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ND makes the grade in a national report evaluating public school support; SCOTUS justices express free speech concerns about GOP-backed social media laws; NH "kids on campus" program boosts retention; proposed law bans hemp sales to Hoosiers younger than 21.

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The Supreme Court hears arguments on whether social media can restrict content. Biden advisors point to anti-democracy speeches at CPAC, and the President heads to the US-Mexico border appealing to voters on immigration and border issues.

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David meets Goliath in Idaho pesticide conflict, to win over Gen Z voters, candidates are encouraged to support renewable energy and rural America needs help from Congress to continue affordable internet programs.

Fargo Becomes First U.S. City to Try Approval Voting

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Wednesday, June 10, 2020   

FARGO, N.D. -- This week's municipal election in Fargo ushered in a new approach to the democratic process, as the city became the first in the nation to try "approval voting."

The system allows a voter to endorse as many people in a multi-candidate race as he or she likes. However, there aren't multiple winners; the candidate with the most votes still declares victory.

Aaron Hamlin, executive director of The Center for Election Science, which is helping spearhead the movement, said the current standard of deciding on one candidate has too many problems.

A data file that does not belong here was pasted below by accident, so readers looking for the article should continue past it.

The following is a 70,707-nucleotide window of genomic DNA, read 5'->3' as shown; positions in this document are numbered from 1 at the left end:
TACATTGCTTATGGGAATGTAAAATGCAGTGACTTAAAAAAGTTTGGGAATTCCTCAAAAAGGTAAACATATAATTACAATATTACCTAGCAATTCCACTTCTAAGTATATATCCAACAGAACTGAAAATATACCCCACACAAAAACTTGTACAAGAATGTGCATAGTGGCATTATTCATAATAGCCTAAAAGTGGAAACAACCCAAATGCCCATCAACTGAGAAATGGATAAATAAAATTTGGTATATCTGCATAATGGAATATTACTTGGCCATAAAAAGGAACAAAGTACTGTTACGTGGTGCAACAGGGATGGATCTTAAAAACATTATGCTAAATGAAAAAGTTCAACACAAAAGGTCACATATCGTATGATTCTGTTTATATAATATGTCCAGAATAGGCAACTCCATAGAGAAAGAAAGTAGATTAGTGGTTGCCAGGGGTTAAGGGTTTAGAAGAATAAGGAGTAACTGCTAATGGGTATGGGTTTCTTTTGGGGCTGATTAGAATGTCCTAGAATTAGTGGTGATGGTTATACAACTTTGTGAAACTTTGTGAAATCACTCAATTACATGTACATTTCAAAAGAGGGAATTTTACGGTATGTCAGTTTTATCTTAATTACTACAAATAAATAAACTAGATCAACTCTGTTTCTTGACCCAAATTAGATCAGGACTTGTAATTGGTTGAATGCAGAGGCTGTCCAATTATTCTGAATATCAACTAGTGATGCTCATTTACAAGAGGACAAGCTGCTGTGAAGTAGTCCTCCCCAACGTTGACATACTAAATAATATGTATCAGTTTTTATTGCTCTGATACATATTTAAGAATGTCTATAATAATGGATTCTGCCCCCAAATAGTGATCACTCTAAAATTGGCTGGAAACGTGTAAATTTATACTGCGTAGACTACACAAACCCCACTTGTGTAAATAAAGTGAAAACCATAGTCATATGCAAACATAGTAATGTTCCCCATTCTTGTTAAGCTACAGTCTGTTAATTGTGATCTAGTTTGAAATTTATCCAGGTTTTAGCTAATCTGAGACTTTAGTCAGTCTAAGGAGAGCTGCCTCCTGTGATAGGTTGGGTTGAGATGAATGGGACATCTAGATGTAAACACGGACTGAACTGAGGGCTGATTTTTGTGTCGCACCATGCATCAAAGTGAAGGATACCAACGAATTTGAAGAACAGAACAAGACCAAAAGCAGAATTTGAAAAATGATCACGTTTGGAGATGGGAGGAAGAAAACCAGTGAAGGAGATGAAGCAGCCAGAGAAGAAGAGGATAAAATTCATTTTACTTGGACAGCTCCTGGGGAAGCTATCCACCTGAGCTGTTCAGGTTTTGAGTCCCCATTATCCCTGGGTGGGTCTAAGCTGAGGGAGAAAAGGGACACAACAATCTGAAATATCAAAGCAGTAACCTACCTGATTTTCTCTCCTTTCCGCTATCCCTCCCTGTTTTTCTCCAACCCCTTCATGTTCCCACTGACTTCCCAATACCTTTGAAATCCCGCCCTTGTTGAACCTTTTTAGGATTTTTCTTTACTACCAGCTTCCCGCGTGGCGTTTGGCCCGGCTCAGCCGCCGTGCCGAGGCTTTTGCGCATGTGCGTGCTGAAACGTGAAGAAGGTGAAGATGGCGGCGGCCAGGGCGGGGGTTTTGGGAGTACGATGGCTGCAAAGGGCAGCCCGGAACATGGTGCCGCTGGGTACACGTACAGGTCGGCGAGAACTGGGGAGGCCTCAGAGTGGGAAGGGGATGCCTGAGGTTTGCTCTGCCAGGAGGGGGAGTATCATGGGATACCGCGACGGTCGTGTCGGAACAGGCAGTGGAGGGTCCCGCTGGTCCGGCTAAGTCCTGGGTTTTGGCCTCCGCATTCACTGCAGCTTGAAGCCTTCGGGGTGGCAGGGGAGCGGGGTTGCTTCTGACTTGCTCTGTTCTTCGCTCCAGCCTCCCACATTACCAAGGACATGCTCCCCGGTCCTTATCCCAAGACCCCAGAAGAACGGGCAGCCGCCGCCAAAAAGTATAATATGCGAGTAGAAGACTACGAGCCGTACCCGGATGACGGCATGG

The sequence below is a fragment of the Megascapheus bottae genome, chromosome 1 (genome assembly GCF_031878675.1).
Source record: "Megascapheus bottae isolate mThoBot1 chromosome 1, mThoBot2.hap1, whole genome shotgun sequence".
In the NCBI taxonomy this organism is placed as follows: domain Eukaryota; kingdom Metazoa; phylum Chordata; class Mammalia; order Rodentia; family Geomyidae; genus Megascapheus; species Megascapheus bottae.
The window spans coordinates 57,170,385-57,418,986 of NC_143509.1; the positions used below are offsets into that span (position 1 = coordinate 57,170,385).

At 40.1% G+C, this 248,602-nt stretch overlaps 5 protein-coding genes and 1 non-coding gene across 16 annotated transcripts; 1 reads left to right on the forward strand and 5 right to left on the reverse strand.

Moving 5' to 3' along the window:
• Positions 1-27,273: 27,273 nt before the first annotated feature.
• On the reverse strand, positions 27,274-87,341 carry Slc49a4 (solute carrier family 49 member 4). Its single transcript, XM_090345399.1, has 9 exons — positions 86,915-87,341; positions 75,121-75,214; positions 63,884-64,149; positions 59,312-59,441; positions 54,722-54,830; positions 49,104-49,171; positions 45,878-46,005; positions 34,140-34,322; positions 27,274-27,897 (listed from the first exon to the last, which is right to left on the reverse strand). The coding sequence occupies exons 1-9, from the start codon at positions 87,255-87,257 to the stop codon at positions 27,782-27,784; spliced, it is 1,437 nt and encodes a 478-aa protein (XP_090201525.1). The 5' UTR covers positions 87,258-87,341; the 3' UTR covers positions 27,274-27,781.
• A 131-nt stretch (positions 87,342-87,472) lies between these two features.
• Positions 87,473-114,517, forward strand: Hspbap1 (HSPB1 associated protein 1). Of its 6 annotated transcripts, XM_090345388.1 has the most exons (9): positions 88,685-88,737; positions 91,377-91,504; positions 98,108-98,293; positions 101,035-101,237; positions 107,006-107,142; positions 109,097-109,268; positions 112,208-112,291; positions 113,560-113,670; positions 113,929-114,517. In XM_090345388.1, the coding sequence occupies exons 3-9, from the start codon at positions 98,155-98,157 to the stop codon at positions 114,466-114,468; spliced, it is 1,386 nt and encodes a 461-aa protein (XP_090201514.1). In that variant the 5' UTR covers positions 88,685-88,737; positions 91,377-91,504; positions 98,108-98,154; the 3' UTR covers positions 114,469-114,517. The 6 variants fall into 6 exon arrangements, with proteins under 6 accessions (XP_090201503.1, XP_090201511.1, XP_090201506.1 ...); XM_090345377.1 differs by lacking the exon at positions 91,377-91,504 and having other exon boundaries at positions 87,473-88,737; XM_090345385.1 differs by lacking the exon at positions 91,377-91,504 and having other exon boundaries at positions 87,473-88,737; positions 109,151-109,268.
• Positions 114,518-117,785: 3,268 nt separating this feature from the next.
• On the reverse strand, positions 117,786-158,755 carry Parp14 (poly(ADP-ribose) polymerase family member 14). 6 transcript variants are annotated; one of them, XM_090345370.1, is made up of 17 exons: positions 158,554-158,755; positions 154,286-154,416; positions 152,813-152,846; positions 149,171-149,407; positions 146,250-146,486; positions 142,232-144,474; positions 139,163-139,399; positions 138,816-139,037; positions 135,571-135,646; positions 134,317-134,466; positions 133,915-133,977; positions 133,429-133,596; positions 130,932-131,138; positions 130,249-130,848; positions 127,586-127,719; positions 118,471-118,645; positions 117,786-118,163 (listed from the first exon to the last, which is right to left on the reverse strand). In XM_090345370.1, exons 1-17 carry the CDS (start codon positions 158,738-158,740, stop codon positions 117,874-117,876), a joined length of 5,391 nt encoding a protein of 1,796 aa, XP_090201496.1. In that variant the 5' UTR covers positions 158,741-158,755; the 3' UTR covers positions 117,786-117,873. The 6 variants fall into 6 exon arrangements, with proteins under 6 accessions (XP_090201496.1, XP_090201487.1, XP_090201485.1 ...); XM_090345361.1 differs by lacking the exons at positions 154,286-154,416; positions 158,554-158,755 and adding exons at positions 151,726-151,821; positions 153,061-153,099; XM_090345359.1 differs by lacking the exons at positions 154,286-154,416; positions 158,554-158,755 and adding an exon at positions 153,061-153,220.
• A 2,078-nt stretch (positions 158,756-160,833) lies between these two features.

"And that really creates a lot of limitations for the voter, because it means they aren't able to fully express themselves," he said, "and we see all kinds of consequences, like vote-splitting between candidates and so on."

Skeptics of approval voting have wondered if voters still will be tempted to use ballot strategy by second guessing adding other choices so they don't harm their preferred candidate. They also have said a candidate still can win with less than 50% of the vote and not have a clear mandate to assume office. However, Hamlin said no voting method, including ranked choice, can ever guarantee a majority when there are more than two candidates.

Jed Limke, who chairs the group Reform Fargo, helped get the question of switching to approval voting on the 2018 ballot, where it passed. He said alternative methods, such as a runoff system, have other side effects, such as requiring multiple elections.

"That stretches the campaign season out, that drains the resources of the candidates," he said. "High costs for running as a candidate limit the ability for all citizens to run for office."

He said that's why approval voting is a better option; it doesn't require election authorities to incur added expenses for new software and other needs.

Elsewhere in the country, the option will be considered by St. Louis voters this fall, and there's a push to get it on the ballot in Colorado.

Disclosure: Center for Election Science contributes to our fund for reporting on Campaign Finance Reform/Money in Pol, Civic Engagement, Civil Rights. If you would like to help support news in the public interest, click here.


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